DARPA Picks 14 Space Companies to Work on Lunar Economy

12th Dec 2023
DARPA Picks 14 Space Companies to Work on Lunar Economy

The Defense Advanced Research Projects Agency (DARPA) has strategically partnered with 14 companies to develop a future lunar economy. The 10-Year Lunar Architecture (LunA-10) Capability Study, aims to study the Moon comprehensively. The goal is to provide the groundwork for a sustainable and profitable economic ecosystem connecting Earth with the Moon.

DARPA selected the following companies:

  1. SpaceX
  2. Blue Origin
  3. Northrop Grumman
  4. Nokia of America
  5. Firefly Aerospace
  6. Redwire Corporation
  7. GITAI
  8. Sierra Space
  9. ICON
  10. Honeybee Robotics
  11. Fibertek, Inc.
  12. CisLunar Industries
  13. Crescent Space Services LLC
  14. Helios

The Efforts of Leading Companies

The DARPA LunA-10 study will span seven months, during which the companies selected will collaborate and design integrated system-level solutions. The efforts will be focused on key areas such as lunar power, mining, ISRU (In-situ resource utilization), communication, navigation, logistics, robotics, and more. The companies involved here range from established corporations to emerging startups, and they will all be involved in the collaborative efforts on the projects in this mission.

Contributing to the Lunar Economy

Michael Nayak, the program manager in DARPA’s Strategic Technology Office, highlighted the companies’ clear vision and technical plans. Each company involved brings its unique expertise that helps develop towards the goal of a self-sustaining and monetized, commercially owned and operated lunar infrastructure. 

Firefly Aerospace, for example, plans to contribute a framework for on-orbit spacecraft hubs by utilizing its Elytra vehicle. This will improve on-orbit response times, reducing them considerably from months to days through scaleable spacecraft hubs.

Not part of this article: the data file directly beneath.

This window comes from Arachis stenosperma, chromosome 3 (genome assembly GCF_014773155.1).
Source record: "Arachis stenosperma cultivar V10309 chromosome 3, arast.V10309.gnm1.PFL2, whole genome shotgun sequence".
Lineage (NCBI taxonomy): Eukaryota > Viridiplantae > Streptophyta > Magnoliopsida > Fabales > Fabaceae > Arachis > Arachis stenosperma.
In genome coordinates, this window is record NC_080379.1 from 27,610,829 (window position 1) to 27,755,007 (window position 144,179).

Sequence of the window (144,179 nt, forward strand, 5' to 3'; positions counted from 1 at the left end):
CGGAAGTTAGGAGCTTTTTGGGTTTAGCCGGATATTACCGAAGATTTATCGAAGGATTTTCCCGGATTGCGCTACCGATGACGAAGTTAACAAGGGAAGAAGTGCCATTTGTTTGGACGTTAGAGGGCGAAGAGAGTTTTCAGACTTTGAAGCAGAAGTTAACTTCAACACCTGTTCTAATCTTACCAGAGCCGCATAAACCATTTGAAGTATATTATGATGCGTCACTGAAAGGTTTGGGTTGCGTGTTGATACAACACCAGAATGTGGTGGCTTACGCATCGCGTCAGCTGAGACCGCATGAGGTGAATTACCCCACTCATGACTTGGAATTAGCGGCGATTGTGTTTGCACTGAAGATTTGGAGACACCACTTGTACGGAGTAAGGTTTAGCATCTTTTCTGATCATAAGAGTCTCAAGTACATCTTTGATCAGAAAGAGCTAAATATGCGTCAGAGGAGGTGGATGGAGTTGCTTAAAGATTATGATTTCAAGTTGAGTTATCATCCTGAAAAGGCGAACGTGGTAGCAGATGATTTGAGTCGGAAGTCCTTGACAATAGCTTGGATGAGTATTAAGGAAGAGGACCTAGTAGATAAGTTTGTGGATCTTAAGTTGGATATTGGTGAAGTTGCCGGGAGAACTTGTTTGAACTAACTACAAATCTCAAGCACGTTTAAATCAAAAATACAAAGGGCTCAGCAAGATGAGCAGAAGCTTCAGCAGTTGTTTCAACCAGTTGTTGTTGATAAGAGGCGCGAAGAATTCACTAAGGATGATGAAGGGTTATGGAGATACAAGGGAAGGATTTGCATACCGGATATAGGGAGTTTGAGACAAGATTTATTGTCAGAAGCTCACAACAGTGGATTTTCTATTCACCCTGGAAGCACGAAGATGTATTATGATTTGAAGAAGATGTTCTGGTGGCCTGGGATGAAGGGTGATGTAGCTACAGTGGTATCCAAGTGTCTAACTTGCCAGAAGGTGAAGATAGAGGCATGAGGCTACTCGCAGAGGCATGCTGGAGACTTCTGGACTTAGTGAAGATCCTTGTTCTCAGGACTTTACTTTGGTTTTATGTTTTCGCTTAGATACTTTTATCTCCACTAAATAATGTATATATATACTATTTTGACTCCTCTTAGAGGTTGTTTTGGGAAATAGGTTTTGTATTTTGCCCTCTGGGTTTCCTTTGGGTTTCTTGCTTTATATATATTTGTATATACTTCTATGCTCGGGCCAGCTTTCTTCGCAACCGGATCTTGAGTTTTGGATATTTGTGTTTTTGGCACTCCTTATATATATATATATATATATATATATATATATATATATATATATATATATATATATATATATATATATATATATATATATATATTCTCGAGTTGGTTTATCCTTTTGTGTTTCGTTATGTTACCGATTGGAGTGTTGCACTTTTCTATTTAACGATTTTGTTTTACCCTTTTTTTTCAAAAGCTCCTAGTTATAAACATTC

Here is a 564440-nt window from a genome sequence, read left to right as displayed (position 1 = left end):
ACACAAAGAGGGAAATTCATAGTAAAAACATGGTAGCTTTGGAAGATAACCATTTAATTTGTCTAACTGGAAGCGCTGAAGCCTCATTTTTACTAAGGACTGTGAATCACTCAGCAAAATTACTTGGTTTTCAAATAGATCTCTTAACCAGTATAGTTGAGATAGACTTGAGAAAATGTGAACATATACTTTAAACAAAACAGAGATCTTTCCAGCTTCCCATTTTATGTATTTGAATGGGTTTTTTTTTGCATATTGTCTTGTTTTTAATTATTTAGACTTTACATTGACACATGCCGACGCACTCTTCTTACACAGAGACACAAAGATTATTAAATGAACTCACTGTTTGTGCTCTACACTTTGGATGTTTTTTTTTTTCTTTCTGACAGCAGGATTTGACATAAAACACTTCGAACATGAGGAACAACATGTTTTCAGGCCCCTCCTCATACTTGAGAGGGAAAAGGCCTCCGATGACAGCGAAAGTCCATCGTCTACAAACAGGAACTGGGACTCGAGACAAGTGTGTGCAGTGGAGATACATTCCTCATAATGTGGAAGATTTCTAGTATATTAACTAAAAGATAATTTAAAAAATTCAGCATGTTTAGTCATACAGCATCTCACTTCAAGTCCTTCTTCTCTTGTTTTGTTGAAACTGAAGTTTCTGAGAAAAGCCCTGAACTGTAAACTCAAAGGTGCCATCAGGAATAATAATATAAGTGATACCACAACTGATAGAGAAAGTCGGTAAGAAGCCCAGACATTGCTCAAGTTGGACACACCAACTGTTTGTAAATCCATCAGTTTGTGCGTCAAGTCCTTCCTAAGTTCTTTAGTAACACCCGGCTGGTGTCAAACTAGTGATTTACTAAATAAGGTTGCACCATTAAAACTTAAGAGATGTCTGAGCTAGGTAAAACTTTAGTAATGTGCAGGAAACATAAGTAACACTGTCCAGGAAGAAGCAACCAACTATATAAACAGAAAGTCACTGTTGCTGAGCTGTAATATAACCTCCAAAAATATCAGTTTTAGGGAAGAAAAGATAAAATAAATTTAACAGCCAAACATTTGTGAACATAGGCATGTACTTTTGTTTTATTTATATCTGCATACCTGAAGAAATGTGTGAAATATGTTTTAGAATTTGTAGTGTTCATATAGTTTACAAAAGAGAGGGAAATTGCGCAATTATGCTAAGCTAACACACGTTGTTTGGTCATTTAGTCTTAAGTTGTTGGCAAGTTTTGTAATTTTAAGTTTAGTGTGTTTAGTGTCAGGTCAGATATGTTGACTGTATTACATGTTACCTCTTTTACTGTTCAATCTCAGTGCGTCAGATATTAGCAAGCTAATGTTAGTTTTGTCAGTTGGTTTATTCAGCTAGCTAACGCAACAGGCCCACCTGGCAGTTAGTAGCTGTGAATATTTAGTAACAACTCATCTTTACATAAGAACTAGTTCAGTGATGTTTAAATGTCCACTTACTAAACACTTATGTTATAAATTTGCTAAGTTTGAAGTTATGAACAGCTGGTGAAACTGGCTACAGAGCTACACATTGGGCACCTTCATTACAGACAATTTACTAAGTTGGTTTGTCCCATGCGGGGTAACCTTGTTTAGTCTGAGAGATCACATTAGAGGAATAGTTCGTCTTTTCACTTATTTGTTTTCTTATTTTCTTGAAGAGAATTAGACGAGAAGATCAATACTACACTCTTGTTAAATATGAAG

The US Government’s Progressive Strategy

These initiatives align with the Biden administration’s National Cislunar Sciences and Technology Strategy, which also aims for scientific progress, exploration, and economic development focused in space. DAPRA also emphasizes that these efforts do not include funding for producing and deploying related technology. This excludes support for human exploration or scientific experiments without commercial value.

The companies involved here have shown optimism about the potential impact this can bring. ICON’s co-founder and CEO Jason Ballard commended DARPA’s swift actions. Gary Calnan, CEO of CisLunar Industries, also said that he sees these efforts as laying the foundation for a marketplace where the entire space sector can participate.

DARPA’s Part in Reshaping Lunar Projects

Overall, the 14 companies selected by DARPA will collaborate over the next seven months to work on the integrated architecture, and they aim to start a commercial lunar economy by the mid-2030s. DARPA’s ambition is to have these companies work together without any problems and give a vision of the lunar economy by 2035. 

Although the specifics of what each company will be doing were not mentioned in the official statement, some participants have shared insights from their end. CisLunar Industries, for instance, plans on working in the Material Extraction, Treatment, Assembly, and Logistics (METAL) framework for lunar resources. These companies will again participate in the Lunar Surface Innovation Consortium meeting in April 2024 and give more details on the progress. The final report will then be submitted to DARPA by June 2024, which could shed more light on the future of commercial lunar infrastructure.

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